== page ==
'The cemetery faces a small bay directly looking over the Mediterranean; it is carved in stone in terraces; the coffins are also pushed into such stone walls. It is by far one of the most fantastic and most beautiful spots I have ever seen in my life.'
- Hannah Arendt, letter to Gershom Scholem, 21 October 1940
Michael Taussig's essay, 'Walter Benjamin's Grave: A Profane Illumination', describes the cemetery of Portbou, the small town on the border of France and Spain where Benjamin died in 1940. Carrying his possessions in a heavy black briefcase, Benjamin was led there over the mountains by a young woman, Lisa Fittko. 'It was the first time she had made the trip. Benjamin was her first refugee ... She got lost. They backtracked. Then they found their way to the summit: "The spectacular scene appeared so unexpectedly that for a moment I thought I was seeing a mirage ... the Vermillion Coast, an autumnal landscape with innumerable hues of reds and yellow-gold. I gasped for breath - I had never seen such beauty before."' But the the Franco government had cancelled all transit visas and on the night of September 25th Walter Benjamin, fearing repatriation, took an overdose of morphine tablets. Hannah Arendt, then still in the South of France, came to look for his grave soon afterwards. Lisa Fittko and her husband Hans continued the dangerous work of escorting refugees across the border. Hans took to wearing a Basque cap and sandals to blend in with the locals. Sometime he would sit for hours on a cliff projection looking out to sea.
Dani Karavan, Walter Benjamin Memorial at Portbou, 1994
The beauty of this place, which so struck Hannah Arendt and Lisa Fittko, seems at variance with its history of displacement and disappearance. Michael Taussig first visited Portbou in 1987 and found the whole town a sad monument to Benjamin's death - 'cold, nasty, and enigmatic.' But now, on returning fifteen years later, he comes upon the new monument to Walter Benjamin, designed by Dani Karavan, an artist from Tel Aviv. An iron triangle forms a doorway leading to steps that take you down the slope of the hill towards the sea. At the bottom there is a thick pane of glass inscribed with Benjamin's words: 'It is more arduous to honour the memory of the nameless than that of the renowned. Historical construction is devoted to the memory of the nameless.' The words could be taken to refer as much to the victims of Franco as to the Nazis. Looking back up the stairs, the doorway frames a rectangle of blue sky, echoing the view of the breaking waves below.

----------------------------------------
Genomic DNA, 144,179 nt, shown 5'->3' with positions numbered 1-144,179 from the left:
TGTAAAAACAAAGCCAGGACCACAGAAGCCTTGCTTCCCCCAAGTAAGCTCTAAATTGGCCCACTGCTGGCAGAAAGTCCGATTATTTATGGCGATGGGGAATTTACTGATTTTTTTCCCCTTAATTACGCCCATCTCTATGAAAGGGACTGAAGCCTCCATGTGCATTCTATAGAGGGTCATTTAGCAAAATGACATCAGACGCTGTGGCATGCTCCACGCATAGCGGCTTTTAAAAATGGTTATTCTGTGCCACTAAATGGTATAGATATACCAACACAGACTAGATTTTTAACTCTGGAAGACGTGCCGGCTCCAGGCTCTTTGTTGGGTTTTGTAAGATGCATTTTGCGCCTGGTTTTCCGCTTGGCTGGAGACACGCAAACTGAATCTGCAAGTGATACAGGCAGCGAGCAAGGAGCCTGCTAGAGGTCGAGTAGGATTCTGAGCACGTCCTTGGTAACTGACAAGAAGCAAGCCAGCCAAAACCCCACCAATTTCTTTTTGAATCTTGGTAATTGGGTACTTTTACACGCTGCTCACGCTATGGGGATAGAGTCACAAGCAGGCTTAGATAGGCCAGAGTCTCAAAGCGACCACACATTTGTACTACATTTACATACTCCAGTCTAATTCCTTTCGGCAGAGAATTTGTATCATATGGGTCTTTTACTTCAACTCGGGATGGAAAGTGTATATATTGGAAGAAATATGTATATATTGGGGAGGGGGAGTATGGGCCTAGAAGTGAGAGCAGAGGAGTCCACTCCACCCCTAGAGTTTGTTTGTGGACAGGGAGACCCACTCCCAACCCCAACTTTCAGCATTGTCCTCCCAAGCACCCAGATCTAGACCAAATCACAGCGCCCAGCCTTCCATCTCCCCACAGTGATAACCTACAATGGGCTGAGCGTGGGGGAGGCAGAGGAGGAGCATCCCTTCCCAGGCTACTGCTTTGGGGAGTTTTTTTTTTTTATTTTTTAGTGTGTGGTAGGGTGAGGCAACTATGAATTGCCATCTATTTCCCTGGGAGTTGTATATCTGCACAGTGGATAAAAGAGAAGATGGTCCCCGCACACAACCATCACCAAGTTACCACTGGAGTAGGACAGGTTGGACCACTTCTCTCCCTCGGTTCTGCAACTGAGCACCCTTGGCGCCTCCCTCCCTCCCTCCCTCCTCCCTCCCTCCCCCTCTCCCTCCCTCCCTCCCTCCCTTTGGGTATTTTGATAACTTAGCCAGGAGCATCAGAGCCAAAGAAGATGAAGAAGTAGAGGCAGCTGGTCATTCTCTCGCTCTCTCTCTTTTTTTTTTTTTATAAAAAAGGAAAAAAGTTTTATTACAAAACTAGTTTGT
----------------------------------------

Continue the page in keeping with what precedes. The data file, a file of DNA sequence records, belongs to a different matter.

Later, inside the cemetery itself, Taussig is struck by a virtually identical set of steps, leading from the graves to the chapel. He recalls Benjamin's surrealist conception of the 'profane illumination', where something provides a new kind of experience whilst retaining the trace of the kind of religious illumination it has surpassed. In the cemetery at Portbou there are niches bearing the names of the dead and a common grave, the fosa común, in which Benjamin's remains may actually lie. The monument, by contrast, is a profane illumination, which 'gathers its strength through the open expression of namelessness as empty space, sea and sky. It truly is an emphatic statement on the weighting of the world by its nameless dead.' Standing on the headland Taussig feels the full force of the transmontaña wind. 'Can we imagine a state, a religion, or a community bound to remembrance which would have thye courage or craziness to call a wind a monument?' Walter Benjamin once wrote that the best way to light a cigarette is with a flintstone and fuse. 'The wind blows the matches out, but the harder the wind blows, the more the fuse glows.'